In continuing with our computer Spring cleaning started last week, I want to offer another suggestion to speed things up now that you have more hard drive space. This week, we’re going to defrag our hard drives. Doesn’t that sound like fun? We’ve talked about this before, but it’s always a good time for a refresher.
Defragging rearranges files on your computer to optimize the time it takes to find a file by compacting them into a small space on the disk (the farther the hard drive needs to move to find your file, the longer it takes). As we use our computers, we create and delete files daily. This causes our files to become fragmented, or spread out over the entire disk. This is makes the computer slow and inefficient after a while. Therefore, it’s best to defrag from time to time (or even better to set your computer to schedule this weekly).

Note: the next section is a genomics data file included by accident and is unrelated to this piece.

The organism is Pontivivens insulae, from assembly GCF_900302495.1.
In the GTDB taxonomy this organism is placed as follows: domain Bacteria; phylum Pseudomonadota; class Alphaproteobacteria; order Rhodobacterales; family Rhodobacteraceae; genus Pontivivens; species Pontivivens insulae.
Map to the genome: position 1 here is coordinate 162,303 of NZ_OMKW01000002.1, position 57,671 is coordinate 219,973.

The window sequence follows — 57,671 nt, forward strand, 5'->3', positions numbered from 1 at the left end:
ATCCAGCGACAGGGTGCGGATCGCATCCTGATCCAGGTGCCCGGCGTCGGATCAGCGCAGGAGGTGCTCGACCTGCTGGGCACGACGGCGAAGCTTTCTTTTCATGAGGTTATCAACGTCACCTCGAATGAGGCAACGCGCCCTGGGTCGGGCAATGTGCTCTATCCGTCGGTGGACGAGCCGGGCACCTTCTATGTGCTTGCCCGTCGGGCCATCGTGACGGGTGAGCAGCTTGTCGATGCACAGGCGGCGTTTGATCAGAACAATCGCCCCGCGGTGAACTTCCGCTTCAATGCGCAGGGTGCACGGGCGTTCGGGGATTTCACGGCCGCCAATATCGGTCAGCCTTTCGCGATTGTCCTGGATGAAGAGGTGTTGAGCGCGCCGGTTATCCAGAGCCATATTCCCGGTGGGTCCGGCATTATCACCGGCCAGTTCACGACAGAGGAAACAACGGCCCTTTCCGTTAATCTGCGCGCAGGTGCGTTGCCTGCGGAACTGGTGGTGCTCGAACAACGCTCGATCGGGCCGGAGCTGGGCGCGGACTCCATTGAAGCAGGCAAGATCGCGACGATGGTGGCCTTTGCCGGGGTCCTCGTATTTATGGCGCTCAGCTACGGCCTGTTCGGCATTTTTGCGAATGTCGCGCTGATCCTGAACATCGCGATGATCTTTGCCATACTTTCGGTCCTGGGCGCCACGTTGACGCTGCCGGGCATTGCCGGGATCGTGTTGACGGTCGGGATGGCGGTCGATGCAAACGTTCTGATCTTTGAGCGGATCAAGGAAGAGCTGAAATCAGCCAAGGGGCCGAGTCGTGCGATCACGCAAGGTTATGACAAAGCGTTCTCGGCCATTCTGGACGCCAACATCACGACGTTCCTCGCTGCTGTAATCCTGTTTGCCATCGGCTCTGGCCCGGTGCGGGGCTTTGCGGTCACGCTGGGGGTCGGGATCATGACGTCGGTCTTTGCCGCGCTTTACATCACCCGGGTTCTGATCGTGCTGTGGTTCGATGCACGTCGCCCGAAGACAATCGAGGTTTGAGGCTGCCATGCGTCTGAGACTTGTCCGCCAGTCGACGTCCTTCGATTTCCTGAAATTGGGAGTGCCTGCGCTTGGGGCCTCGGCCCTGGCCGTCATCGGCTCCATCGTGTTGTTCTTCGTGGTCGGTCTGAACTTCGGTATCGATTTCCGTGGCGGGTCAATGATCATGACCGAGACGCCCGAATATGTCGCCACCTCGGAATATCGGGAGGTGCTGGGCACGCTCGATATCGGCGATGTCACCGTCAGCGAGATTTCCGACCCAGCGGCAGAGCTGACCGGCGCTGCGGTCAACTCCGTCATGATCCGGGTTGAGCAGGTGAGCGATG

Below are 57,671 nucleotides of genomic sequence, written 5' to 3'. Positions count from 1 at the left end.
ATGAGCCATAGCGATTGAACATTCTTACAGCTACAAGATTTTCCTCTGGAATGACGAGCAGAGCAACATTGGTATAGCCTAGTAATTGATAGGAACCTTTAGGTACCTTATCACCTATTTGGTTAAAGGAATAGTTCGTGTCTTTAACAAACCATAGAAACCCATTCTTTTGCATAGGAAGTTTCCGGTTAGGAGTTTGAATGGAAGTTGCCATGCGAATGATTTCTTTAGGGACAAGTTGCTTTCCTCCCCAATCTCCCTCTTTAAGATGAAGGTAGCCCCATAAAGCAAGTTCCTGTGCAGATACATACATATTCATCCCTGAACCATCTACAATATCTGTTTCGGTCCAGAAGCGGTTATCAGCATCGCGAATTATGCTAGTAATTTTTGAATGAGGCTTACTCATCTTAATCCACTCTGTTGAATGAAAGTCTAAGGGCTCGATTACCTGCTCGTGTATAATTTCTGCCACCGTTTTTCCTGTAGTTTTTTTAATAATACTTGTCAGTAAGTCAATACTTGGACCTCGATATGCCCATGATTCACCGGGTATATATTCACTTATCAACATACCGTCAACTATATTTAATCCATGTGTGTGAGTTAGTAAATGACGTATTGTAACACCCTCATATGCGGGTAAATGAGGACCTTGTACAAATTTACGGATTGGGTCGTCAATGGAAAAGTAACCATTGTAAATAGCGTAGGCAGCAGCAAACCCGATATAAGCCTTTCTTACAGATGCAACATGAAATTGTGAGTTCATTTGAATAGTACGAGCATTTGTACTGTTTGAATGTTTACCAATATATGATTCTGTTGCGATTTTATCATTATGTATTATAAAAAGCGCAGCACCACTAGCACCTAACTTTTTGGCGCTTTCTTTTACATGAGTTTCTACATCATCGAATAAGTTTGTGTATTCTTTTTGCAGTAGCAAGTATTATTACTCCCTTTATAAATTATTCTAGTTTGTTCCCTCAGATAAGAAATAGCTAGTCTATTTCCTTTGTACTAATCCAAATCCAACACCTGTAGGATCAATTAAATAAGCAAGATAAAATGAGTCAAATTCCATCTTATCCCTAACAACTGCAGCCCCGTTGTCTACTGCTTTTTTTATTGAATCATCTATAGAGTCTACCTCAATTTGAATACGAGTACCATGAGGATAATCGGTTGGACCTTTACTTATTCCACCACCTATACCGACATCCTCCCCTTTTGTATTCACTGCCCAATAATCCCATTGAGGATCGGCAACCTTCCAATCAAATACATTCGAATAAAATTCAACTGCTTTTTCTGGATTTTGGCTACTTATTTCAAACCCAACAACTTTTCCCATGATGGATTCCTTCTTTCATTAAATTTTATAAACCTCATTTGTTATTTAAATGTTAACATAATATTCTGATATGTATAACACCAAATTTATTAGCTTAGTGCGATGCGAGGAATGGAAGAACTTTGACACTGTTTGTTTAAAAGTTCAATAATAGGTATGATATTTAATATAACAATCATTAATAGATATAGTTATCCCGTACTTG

How to defrag:
Mac OS: File defragment is done automatically while your work. There is little to no need to run a disk defragment. If you would like to run one, just to be safe, I recommend “Disk Warrior” or “iDefrag.”
Windows Vista/7: Press the “Windows Key” and type “Disk Defragmenter”. Press “Enter”. Choose the hard drive you want to defragment (most likely the C: drive) and then press “Defragment Disk.” Let this run (depending on the size of your hard drive, this could take hours) and when it’s done your hard drive will be defragged. It’s also a good idea to turn on the “Scheduled Defragmentation” and set it to a time you know your computer will be turned on each week.
Windows XP: There is no scheduled defragment in Windows XP. To defrag, open “My Computer” and right-click on the hard drive you would like to defrag. Choose “Properties” and navigate to “Tools.” Click “Defragment Now” to open the defragment utility. Finally click “Defragment.” Let it run (depending on the size of your hard drive, this could take hours).
There you have it, if you’ve done this week’s and last week’s tech tips, your computer should be running quite well.